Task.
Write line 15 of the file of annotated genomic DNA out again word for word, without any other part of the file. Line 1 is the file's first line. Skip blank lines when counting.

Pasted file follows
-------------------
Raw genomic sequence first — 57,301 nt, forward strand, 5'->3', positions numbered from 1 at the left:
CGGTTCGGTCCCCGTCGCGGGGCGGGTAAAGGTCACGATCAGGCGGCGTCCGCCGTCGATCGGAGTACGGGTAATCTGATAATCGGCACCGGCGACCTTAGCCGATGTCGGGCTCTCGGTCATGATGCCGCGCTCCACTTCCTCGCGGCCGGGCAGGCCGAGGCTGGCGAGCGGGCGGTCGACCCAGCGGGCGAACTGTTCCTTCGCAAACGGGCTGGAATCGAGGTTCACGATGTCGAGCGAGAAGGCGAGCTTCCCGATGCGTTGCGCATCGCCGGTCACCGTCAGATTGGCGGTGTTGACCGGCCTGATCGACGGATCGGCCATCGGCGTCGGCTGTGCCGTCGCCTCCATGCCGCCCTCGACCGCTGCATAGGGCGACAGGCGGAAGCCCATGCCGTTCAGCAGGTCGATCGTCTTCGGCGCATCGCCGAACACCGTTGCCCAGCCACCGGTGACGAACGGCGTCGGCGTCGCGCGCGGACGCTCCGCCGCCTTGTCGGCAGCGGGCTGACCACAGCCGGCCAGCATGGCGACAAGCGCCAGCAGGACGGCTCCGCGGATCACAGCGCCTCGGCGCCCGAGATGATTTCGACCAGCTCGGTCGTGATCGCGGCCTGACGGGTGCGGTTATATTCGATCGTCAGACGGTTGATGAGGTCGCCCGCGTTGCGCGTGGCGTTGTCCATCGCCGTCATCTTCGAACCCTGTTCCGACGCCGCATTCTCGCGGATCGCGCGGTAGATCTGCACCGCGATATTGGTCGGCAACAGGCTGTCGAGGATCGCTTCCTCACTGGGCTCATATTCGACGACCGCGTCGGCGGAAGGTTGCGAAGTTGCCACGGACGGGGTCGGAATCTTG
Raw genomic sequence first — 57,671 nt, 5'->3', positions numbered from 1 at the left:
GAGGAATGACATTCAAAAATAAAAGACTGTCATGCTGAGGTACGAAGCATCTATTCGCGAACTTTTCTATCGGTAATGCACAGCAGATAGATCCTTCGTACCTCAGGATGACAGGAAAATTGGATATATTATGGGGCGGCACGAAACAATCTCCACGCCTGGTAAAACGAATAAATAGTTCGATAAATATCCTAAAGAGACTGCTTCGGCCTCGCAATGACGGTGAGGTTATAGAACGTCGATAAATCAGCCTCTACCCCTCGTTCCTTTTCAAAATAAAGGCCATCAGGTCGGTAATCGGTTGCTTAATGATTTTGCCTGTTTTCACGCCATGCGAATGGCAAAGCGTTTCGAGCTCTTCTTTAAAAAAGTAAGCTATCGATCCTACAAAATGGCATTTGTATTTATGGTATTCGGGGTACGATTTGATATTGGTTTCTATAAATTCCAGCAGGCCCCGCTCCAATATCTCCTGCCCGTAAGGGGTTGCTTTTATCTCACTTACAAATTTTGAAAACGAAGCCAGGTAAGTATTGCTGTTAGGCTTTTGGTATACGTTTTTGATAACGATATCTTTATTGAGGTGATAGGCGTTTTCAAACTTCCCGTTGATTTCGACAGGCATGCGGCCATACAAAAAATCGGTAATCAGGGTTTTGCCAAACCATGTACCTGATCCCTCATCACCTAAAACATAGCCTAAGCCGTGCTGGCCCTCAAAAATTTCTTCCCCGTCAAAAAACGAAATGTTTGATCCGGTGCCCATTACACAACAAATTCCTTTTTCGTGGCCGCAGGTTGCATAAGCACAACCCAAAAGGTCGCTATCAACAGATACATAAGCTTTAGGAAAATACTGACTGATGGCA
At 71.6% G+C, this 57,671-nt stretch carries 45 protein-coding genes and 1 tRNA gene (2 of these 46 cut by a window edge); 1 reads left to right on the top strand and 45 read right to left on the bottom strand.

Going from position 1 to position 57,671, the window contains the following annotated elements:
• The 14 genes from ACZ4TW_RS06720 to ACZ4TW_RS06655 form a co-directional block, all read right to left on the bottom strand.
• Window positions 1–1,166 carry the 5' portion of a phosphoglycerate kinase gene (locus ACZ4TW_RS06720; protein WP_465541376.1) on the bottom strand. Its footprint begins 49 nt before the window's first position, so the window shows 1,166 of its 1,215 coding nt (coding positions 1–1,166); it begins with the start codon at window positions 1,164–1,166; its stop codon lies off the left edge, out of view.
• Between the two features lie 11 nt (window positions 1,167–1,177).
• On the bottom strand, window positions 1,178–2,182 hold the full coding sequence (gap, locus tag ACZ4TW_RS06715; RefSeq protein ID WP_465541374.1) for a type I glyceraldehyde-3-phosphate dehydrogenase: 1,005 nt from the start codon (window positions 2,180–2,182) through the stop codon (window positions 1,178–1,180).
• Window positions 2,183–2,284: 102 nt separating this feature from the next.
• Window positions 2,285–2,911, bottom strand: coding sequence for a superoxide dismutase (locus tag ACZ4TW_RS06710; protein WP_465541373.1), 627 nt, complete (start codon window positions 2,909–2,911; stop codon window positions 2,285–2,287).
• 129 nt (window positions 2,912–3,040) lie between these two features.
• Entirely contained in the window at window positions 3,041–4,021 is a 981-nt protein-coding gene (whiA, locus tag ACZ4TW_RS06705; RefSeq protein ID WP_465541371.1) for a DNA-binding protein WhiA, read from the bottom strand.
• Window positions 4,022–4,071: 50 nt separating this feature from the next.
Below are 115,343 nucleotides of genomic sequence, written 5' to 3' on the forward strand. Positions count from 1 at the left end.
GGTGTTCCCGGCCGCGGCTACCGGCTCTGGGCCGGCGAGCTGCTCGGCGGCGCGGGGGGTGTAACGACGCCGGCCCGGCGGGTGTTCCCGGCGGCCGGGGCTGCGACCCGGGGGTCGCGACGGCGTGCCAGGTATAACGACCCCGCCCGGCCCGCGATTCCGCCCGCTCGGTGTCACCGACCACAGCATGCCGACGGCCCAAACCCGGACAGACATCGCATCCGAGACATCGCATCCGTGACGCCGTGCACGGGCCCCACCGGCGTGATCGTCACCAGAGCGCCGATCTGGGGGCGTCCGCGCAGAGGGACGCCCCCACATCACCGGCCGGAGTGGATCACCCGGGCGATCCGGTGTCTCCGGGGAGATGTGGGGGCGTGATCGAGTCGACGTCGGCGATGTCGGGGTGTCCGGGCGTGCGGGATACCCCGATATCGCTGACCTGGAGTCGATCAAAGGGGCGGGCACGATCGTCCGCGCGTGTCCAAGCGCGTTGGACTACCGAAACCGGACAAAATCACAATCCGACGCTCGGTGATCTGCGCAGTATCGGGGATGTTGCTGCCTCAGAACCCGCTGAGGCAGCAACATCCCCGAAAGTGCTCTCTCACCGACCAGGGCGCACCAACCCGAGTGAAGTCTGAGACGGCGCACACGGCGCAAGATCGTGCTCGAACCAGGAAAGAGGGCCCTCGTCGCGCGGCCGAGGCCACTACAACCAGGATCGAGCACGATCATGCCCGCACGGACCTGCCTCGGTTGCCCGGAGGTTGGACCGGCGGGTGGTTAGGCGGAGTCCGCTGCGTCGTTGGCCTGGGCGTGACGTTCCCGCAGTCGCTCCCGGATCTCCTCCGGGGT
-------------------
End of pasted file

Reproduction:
• Window positions 4,022–4,071: 50 nt separating this feature from the next.